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Justice may be blind but the media is not

The media coverage about the murder of a black, teenage male, Trayvon Martin, by a neighborhood watch volunteer, George Zimmerman, claiming self defense made national headlines with a definite angle of racial profiling. This case is one that brings up issues of media coverage and bias. From their image choices to their inclusion of certain details, news sources are reporting on this issue with obvious opinions about innocence and guilt.

Most of what has been reported is hearsay. It’s hard to figure out who is telling the truth when all quotes are alleged with no other data to back them up. For example, a Fox News article repeatedly quoted Zimmerman’s father. He is only a secondary source because he can only retell that which his son told him happened the night of February 28. That is not enough for substantial journalism.

In what seems like an effort to follow a hot story, our news go-tos have been searching for new material wherever they can find it. We feel like this has been confusing and misleading. We have been overloaded with “facts”, from the mundane detail of the Skittles Martin had bought to the vital description of the black hoodie he wore, and online pictures depicting him taking part in gang culture because he was wearing a gold grill on his teeth.

How much do media images show us about who a person is and how we should judge a person? Does a suspicious person wear a black hoodie? More importantly, does wearing a black hoodie make you a suspicious person? Judging a person based on his or her appearance is both a practical tool and a troubling problem. We need to be safe from dangerous people but avoid outright prejudice.

This debate also echoes conversations about female media images and victim blaming. The argument that women in tight, revealing clothing are asking for rape share similarities with the argument that a black boy wearing a hoodie is asking to be shot because he appears suspicious. The images of black males in the media tend to be the extremes of criminals or heroes and leave out a balanced
middle ground.

The images used to show us Martin and Zimmerman have also been criticized. An article on Yahoo! News, “Trayvon Martin shooting: Debate over photos escalates,” discusses the use of the prominent images of Martin and Zimmerman. Zimmerman’s photo is a mug shot from a previous arrest. His orange shirt also connotes jail jumpsuits. This photo juxtaposed with a young photo of Martin has been accused of manipulating the viewer. This criticism suggests that if Martin’s photo were more recent, he would have appeared more menacing and dangerous which would somehow justify the violence inflicted on him. The use of this image may also suggest that Martin’s image is meant to be that of an innocent victim. Either way, there should not be a “supposed to” in the news.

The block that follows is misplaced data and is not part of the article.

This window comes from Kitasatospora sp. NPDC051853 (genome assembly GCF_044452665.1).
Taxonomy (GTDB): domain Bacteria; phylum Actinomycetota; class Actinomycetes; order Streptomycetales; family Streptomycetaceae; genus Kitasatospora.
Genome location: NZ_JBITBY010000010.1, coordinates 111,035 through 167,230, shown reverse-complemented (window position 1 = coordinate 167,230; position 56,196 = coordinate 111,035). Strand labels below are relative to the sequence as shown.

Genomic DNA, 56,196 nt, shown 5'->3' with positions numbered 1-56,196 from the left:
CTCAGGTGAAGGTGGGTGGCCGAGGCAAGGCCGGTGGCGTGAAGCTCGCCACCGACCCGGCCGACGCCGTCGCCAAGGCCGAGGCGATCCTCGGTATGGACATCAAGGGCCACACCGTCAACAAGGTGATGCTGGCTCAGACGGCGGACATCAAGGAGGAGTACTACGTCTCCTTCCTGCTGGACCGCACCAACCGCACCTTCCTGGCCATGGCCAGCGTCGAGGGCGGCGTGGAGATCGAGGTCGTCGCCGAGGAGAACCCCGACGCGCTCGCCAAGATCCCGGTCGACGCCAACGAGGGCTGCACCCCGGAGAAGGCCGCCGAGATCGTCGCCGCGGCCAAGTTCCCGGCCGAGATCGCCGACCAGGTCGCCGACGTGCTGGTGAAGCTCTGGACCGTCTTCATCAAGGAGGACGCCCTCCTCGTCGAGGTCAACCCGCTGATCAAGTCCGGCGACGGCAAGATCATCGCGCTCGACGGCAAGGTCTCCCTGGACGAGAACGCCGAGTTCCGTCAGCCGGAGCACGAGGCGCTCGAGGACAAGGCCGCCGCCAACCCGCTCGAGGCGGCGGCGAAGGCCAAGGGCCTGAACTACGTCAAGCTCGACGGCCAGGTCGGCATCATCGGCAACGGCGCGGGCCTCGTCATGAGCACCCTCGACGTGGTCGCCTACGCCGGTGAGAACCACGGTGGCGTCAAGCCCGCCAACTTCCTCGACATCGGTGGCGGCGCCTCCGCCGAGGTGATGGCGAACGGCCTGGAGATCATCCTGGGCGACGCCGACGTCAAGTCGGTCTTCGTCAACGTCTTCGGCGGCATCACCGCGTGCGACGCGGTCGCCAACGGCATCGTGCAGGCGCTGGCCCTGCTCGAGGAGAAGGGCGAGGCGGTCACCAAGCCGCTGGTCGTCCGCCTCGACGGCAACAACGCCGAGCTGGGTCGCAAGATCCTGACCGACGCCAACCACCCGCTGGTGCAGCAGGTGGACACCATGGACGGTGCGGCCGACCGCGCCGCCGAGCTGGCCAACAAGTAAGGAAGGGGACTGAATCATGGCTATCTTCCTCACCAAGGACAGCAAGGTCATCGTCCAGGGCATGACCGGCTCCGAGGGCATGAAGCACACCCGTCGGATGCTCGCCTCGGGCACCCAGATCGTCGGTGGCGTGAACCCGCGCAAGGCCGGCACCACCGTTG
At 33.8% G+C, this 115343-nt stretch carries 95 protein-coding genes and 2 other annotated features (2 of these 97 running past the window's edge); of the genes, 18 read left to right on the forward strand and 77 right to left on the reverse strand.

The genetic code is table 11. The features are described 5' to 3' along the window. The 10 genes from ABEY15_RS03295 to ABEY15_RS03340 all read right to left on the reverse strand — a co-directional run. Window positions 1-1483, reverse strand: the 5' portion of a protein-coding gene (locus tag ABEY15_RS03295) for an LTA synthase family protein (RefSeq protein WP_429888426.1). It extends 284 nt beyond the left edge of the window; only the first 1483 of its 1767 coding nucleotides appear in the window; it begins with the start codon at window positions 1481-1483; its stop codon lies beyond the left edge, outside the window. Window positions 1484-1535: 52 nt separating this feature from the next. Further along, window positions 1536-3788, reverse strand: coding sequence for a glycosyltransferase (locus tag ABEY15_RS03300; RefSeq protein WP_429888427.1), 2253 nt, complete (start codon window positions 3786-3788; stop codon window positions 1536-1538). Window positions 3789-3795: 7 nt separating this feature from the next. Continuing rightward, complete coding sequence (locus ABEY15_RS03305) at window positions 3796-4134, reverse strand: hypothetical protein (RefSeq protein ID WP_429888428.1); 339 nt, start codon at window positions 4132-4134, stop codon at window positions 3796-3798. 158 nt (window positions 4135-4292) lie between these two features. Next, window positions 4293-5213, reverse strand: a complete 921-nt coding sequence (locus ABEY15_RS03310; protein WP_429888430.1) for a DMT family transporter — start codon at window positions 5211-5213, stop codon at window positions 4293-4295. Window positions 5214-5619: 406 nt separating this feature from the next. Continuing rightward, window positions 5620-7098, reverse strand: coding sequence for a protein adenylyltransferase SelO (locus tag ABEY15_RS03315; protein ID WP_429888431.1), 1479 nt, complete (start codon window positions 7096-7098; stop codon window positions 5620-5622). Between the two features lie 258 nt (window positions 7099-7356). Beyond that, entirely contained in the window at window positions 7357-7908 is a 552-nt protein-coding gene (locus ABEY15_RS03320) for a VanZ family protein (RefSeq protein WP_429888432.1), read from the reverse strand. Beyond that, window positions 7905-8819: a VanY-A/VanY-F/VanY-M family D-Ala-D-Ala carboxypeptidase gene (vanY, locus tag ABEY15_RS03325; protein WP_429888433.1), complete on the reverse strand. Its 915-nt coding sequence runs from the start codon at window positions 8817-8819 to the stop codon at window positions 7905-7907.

And there are smear campaigns on both sides. Accusations target Zimmerman as a racist, rogue neighborhood watch volunteer.

On a positive note, there are some media outlets that have taken the news in a different direction. Many local news outlets have shown how this story is relevant to local communities, including Oakland. An article in the San Francisco Chronicle on March 30 entitled “What about Oakland’s Trayvon Martins?” highlighted local “Trayvon Martins”, or young black men who have been killed in violence on the streets, and local support groups for families who have lost their sons. Oakland mothers have found counseling and support through groups such as the Khadafy Washington Foundation for Non-Violence. The question they ask is “Why is their son any different than Trayvon?”

This story has brought about a conversation in America from the major news organizations down to the local communities. We hope this story will take a constructive direction and lead to change, leaving behind smear campaigning and irrelevant reporting.